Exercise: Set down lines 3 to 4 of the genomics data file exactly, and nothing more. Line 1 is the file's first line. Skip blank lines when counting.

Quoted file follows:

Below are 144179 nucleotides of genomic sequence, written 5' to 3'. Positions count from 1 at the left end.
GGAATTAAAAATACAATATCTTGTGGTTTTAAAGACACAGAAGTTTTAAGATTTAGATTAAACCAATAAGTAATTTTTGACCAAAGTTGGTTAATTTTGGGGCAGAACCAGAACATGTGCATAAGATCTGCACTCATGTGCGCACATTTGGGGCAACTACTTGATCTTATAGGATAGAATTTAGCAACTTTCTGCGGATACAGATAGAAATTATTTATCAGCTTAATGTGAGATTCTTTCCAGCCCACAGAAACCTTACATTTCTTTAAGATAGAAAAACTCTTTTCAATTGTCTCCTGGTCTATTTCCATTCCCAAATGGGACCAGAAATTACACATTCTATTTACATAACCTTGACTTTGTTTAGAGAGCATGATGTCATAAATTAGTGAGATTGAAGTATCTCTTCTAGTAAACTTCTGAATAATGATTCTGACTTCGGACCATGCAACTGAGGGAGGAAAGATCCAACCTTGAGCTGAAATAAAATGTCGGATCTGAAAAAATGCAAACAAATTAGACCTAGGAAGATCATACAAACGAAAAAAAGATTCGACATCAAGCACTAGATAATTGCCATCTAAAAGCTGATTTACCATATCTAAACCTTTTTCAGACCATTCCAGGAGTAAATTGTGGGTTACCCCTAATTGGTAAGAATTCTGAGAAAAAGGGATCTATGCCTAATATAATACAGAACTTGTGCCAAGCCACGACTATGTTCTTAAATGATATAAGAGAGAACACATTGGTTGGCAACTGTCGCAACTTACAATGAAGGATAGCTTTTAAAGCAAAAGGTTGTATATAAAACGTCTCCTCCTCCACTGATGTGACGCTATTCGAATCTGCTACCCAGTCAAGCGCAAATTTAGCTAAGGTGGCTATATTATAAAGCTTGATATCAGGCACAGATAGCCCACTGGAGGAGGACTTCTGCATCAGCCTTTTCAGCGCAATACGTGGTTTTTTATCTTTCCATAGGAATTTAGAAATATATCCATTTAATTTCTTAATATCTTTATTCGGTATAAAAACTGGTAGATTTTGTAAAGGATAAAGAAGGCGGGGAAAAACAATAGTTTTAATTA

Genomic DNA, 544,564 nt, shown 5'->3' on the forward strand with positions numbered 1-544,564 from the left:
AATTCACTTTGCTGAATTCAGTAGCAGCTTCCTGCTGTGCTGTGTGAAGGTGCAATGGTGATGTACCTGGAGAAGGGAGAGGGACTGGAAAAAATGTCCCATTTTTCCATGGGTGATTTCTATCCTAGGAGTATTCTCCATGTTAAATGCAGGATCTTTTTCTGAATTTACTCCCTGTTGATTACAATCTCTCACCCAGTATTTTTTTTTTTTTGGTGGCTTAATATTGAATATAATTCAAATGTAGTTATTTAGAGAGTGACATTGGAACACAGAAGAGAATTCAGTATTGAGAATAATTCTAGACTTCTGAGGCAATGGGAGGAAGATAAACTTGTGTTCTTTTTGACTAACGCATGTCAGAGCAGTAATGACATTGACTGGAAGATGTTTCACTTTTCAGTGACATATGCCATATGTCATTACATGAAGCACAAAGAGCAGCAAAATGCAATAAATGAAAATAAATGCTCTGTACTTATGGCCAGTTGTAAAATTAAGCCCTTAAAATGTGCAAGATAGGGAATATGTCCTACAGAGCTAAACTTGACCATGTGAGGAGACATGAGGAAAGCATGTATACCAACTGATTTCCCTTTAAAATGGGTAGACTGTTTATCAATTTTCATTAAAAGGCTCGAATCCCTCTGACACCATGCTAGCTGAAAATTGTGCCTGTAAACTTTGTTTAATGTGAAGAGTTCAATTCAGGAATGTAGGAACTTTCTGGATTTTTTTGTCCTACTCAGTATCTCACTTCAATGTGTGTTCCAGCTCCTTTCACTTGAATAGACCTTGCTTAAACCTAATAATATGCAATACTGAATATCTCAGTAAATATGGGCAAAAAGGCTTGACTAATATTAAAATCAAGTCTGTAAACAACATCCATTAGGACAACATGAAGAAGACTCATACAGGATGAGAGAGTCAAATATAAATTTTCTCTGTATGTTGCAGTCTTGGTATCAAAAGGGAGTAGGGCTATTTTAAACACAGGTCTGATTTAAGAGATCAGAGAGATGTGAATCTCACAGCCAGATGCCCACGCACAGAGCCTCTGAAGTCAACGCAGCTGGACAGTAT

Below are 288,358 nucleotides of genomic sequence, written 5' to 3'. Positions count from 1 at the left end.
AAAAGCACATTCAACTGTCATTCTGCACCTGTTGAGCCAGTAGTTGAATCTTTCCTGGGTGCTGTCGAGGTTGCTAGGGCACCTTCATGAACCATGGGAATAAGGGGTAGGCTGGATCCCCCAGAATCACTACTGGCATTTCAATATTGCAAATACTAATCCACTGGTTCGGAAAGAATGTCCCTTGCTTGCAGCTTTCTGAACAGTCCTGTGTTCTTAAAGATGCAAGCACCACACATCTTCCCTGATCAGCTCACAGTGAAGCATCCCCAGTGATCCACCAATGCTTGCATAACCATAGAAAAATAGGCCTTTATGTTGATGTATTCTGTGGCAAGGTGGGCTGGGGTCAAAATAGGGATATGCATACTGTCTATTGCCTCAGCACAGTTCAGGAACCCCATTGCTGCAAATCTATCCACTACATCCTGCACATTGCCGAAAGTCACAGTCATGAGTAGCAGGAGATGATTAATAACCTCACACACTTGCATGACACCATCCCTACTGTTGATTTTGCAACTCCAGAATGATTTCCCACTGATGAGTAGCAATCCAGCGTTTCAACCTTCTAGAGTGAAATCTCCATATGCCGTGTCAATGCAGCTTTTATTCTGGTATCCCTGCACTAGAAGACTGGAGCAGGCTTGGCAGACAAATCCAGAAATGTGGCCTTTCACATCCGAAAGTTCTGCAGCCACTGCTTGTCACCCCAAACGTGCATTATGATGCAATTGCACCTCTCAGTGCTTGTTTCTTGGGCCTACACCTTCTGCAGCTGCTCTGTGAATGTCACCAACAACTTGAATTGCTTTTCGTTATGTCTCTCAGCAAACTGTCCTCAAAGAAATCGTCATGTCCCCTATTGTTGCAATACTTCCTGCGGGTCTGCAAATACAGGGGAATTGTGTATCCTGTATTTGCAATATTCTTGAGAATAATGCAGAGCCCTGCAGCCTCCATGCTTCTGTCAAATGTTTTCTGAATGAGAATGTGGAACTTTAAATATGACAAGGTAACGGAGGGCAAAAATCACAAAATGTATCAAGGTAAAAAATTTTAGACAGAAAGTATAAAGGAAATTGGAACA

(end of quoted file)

Genomic DNA, 544,564 nt, shown 5'->3' on the forward strand with positions numbered 1-544,564 from the left:
AATTCACTTTGCTGAATTCAGTAGCAGCTTCCTGCTGTGCTGTGTGAAGGTGCAATGGTGATGTACCTGGAGAAGGGAGAGGGACTGGAAAAAATGTCCCATTTTTCCATGGGTGATTTCTATCCTAGGAGTATTCTCCATGTTAAATGCAGGATCTTTTTCTGAATTTACTCCCTGTTGATTACAATCTCTCACCCAGTATTTTTTTTTTTTTGGTGGCTTAATATTGAATATAATTCAAATGTAGTTATTTAGAGAGTGACATTGGAACACAGAAGAGAATTCAGTATTGAGAATAATTCTAGACTTCTGAGGCAATGGGAGGAAGATAAACTTGTGTTCTTTTTGACTAACGCATGTCAGAGCAGTAATGACATTGACTGGAAGATGTTTCACTTTTCAGTGACATATGCCATATGTCATTACATGAAGCACAAAGAGCAGCAAAATGCAATAAATGAAAATAAATGCTCTGTACTTATGGCCAGTTGTAAAATTAAGCCCTTAAAATGTGCAAGATAGGGAATATGTCCTACAGAGCTAAACTTGACCATGTGAGGAGACATGAGGAAAGCATGTATACCAACTGATTTCCCTTTAAAATGGGTAGACTGTTTATCAATTTTCATTAAAAGGCTCGAATCCCTCTGACACCATGCTAGCTGAAAATTGTGCCTGTAAACTTTGTTTAATGTGAAGAGTTCAATTCAGGAATGTAGGAACTTTCTGGATTTTTTTGTCCTACTCAGTATCTCACTTCAATGTGTGTTCCAGCTCCTTTCACTTGAATAGACCTTGCTTAAACCTAATAATATGCAATACTGAATATCTCAGTAAATATGGGCAAAAAGGCTTGACTAATATTAAAATCAAGTCTGTAAACAACATCCATTAGGACAACATGAAGAAGACTCATACAGGATGAGAGAGTCAAATATAAATTTTCTCTGTATGTTGCAGTCTTGGTATCAAAAGGGAGTAGGGCTATTTTAAACACAGGTCTGATTTAAGAGATCAGAGAGATGTGAATCTCACAGCCAGATGCCCACGCACAGAGCCTCTGAAGTCAACGCAGCTGGACAGTAT